Victrola released a number of compilations of operatic recordings, taken mostly from 78-rpm "Red Seal" discs. RCA had an extensive collection of recordings by famous opera singers, going back to its beginnings as the Victor Talking Machine Company in the early 1900s. The most famous recordings were by the Italian tenor Enrico Caruso; all of his recordings were made by the acoustical recording process before Victor began commercial electrical recording in 1925. There were a number of Victrola albums devoted to a single singer such as Caruso, Richard Crooks, Lawrence Tibbett, Rosa Ponselle, Ezio Pinza, John McCormack, Titta Ruffo, Amelita Galli-Curci, Lauritz Melchior, and Kirsten Flagstad, as well as compilations devoted to the French, German, and Italian operas. Although these albums were released before the advent of digital remastering, great care was taken to achieve the best possible sound through various electronic processes available in the 1960s and 1970s. Actually, some of Caruso's recordings were among the first to be digitally remastered, using a ground-breaking process developed by Thomas G. Stockham at the University of Utah, and RCA began a project to reissue all of Caruso's recordings on the RCA Red Seal label.

Most Victrola LP releases beginning in the early 1970s were issued on RCA's ill-fated "Dynaflex" format, which used thinner, lighter-weight discs. This cost-cutting effort frustrated many record collectors of the time, especially since some of the discs had an audible rumble when played on better quality phonographs. Despite RCA's claims to the contrary, these records could warp over time and the company eventually abandoned the process.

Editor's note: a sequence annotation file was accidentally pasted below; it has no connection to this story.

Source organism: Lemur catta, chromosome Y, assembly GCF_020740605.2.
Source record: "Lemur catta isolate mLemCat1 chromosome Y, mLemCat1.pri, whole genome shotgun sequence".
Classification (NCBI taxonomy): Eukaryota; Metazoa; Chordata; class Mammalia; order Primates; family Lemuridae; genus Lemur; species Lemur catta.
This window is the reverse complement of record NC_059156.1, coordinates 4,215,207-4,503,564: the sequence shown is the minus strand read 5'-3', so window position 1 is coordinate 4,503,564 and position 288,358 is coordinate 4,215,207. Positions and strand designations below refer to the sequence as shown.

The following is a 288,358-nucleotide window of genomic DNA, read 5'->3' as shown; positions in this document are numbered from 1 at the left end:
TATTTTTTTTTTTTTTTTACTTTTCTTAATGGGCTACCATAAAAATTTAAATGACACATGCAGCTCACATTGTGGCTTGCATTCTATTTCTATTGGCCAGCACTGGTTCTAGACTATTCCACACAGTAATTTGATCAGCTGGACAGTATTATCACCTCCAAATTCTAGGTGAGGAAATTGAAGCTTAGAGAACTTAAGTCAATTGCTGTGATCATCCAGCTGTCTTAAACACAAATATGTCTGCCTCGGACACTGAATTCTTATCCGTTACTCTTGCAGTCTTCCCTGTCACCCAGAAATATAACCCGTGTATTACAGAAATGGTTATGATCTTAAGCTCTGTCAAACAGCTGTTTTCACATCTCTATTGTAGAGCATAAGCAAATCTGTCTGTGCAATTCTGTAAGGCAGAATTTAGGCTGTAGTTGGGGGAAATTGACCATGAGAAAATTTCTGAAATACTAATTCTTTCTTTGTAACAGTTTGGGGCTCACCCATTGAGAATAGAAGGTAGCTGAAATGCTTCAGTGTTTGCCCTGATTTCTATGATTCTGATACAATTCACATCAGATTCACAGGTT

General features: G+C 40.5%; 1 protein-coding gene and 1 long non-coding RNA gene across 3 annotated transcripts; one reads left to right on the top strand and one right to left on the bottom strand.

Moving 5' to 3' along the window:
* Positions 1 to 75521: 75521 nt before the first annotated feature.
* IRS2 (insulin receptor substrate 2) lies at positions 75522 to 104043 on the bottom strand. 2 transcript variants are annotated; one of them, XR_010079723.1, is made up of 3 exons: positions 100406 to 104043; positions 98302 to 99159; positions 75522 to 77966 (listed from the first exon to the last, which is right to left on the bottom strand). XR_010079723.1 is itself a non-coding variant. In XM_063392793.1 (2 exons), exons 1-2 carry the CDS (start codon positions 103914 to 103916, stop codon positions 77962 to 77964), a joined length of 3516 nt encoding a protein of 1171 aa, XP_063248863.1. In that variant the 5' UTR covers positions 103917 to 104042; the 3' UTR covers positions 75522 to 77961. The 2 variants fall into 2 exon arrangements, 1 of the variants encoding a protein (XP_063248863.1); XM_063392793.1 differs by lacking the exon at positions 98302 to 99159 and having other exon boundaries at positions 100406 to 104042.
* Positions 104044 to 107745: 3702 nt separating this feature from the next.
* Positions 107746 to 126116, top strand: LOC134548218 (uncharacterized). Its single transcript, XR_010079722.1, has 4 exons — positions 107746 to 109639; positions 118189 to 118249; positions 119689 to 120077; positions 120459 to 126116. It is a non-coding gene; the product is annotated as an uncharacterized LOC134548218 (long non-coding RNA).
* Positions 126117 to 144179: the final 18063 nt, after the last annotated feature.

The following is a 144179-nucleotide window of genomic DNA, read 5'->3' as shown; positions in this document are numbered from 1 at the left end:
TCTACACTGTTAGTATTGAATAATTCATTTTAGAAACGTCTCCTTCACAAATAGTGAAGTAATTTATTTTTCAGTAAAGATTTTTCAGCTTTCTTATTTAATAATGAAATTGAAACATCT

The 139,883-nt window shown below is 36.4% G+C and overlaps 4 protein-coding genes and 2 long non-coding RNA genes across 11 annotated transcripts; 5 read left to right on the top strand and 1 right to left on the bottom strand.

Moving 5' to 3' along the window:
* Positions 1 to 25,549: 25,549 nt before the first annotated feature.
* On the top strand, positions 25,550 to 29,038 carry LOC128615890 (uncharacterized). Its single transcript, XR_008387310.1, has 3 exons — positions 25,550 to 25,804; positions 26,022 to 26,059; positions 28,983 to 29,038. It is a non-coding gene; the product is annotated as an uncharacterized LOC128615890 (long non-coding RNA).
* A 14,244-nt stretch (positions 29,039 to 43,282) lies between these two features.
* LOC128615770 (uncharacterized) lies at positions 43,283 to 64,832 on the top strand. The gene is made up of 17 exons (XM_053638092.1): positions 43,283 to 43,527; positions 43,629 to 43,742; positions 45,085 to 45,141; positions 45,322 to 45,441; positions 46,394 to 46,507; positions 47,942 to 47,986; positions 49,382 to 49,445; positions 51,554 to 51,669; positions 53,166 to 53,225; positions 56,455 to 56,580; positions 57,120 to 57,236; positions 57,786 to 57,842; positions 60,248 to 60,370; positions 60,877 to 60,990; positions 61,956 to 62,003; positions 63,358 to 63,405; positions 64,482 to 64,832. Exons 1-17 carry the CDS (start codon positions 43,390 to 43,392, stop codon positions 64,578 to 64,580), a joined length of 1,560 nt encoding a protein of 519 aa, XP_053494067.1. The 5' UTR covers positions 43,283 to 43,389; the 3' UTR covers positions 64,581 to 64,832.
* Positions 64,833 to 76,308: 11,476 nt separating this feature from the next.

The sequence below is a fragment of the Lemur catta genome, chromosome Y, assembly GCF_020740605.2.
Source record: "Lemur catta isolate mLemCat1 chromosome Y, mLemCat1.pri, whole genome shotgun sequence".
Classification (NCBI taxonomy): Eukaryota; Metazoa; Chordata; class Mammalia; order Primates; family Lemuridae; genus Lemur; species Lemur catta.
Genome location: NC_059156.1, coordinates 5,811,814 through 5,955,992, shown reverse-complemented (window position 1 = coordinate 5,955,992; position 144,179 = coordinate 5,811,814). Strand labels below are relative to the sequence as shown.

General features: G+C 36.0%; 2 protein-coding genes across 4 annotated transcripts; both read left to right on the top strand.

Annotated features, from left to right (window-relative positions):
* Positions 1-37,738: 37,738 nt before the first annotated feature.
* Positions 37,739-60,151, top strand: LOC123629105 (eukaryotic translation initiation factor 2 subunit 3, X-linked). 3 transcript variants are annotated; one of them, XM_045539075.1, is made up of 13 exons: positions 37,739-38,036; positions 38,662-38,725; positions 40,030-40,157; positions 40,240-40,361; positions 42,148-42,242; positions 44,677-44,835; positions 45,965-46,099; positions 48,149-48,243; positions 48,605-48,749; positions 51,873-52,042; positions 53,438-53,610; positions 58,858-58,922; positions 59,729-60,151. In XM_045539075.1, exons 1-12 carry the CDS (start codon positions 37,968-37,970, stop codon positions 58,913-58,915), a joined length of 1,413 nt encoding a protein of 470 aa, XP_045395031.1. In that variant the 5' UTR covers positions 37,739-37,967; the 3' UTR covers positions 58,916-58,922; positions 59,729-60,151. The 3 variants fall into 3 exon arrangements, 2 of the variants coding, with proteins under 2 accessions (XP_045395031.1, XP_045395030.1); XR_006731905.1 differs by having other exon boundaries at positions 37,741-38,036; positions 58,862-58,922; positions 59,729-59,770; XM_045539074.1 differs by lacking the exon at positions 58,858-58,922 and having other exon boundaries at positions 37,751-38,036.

Some of the Victrola albums were later reissued on audio cassettes and CDs, but the label was eventually replaced by RCA Victor Gold Seal, which continued with digitally remastered historic performances, including the complete Toscanini recordings released by RCA Victor and the complete Rachmaninoff recordings issued by Edison Records and RCA Victor. (In 1973, when the Rachmaninoff collections were first released on Red Seal LPs, RCA reported that it had frequently utilized record collectors to provide vintage recordings because its own archives are incomplete.) One of the more impressive, later Victrola reissues on cassette and CD was the 1973 uncut performance of Rachmaninoff's second symphony by Eugene Ormandy and the Philadelphia Orchestra.[4] Most new CD and cassette issues on the Victrola label beginning in the late 1980s consisted of stereo recordings of mostly standard symphonic and instrumental works drawn from former Red Seal issues. The fairly short lived Silver Seal label also offered bargain priced CD issues of the standard classical repertoire.

With the 2004 merger of BMG (the parent company of RCA Victor recordings) and Sony (the parent company of Columbia recordings), RCA Victrola, as well as RCA Camden, and Silver Seal were abandoned as active labels. Some of these recordings can still be found on various websites. Sony, however, continues to reissue historic recordings from both RCA and Columbia catalogues.[5]

See also[edit]

Footnotes[edit]

  1. ^ a b RCA Victrola liner notes
  2. ^ Wikipedia article on the "Symphony of the Air"
  3. ^ RCA Victrola catalogue
  4. ^ a b Review by Robert E. Nylund
  5. ^ Sony BMG website